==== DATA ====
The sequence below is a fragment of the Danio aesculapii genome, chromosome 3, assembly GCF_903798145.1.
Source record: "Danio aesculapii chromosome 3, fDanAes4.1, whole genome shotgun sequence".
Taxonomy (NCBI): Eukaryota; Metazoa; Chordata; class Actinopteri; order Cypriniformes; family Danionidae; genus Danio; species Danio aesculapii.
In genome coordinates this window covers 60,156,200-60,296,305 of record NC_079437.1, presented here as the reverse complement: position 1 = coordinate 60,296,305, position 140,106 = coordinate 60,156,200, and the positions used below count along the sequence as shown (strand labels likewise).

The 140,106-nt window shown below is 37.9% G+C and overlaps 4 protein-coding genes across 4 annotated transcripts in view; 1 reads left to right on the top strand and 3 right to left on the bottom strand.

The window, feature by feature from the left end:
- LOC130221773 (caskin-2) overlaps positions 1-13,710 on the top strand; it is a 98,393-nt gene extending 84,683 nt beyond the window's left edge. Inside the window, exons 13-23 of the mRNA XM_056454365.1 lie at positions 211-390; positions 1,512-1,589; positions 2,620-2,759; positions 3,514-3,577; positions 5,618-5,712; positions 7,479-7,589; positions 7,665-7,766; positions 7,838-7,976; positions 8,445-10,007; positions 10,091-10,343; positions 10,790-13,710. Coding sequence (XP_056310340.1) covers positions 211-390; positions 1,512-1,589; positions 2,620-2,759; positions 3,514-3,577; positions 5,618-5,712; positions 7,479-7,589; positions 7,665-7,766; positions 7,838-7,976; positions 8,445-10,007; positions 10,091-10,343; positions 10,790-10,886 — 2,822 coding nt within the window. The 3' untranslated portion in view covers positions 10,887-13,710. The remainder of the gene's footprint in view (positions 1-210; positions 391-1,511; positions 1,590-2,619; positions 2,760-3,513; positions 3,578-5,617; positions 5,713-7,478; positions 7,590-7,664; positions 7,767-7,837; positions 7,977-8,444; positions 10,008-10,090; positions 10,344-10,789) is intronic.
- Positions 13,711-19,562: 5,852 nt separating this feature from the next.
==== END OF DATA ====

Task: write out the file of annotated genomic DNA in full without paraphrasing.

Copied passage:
The sequence below is a fragment of the Danio aesculapii genome, chromosome 3, assembly GCF_903798145.1.
Source record: "Danio aesculapii chromosome 3, fDanAes4.1, whole genome shotgun sequence".
Taxonomy (NCBI): Eukaryota; Metazoa; Chordata; class Actinopteri; order Cypriniformes; family Danionidae; genus Danio; species Danio aesculapii.
In genome coordinates this window covers 60,156,200-60,296,305 of record NC_079437.1, presented here as the reverse complement: position 1 = coordinate 60,296,305, position 140,106 = coordinate 60,156,200, and the positions used below count along the sequence as shown (strand labels likewise).

The 140,106-nt window shown below is 37.9% G+C and overlaps 4 protein-coding genes across 4 annotated transcripts in view; 1 reads left to right on the top strand and 3 right to left on the bottom strand.

The window, feature by feature from the left end:
- LOC130221773 (caskin-2) overlaps positions 1-13,710 on the top strand; it is a 98,393-nt gene extending 84,683 nt beyond the window's left edge. Inside the window, exons 13-23 of the mRNA XM_056454365.1 lie at positions 211-390; positions 1,512-1,589; positions 2,620-2,759; positions 3,514-3,577; positions 5,618-5,712; positions 7,479-7,589; positions 7,665-7,766; positions 7,838-7,976; positions 8,445-10,007; positions 10,091-10,343; positions 10,790-13,710. Coding sequence (XP_056310340.1) covers positions 211-390; positions 1,512-1,589; positions 2,620-2,759; positions 3,514-3,577; positions 5,618-5,712; positions 7,479-7,589; positions 7,665-7,766; positions 7,838-7,976; positions 8,445-10,007; positions 10,091-10,343; positions 10,790-10,886 — 2,822 coding nt within the window. The 3' untranslated portion in view covers positions 10,887-13,710. The remainder of the gene's footprint in view (positions 1-210; positions 391-1,511; positions 1,590-2,619; positions 2,760-3,513; positions 3,578-5,617; positions 5,713-7,478; positions 7,590-7,664; positions 7,767-7,837; positions 7,977-8,444; positions 10,008-10,090; positions 10,344-10,789) is intronic.
- Positions 13,711-19,562: 5,852 nt separating this feature from the next.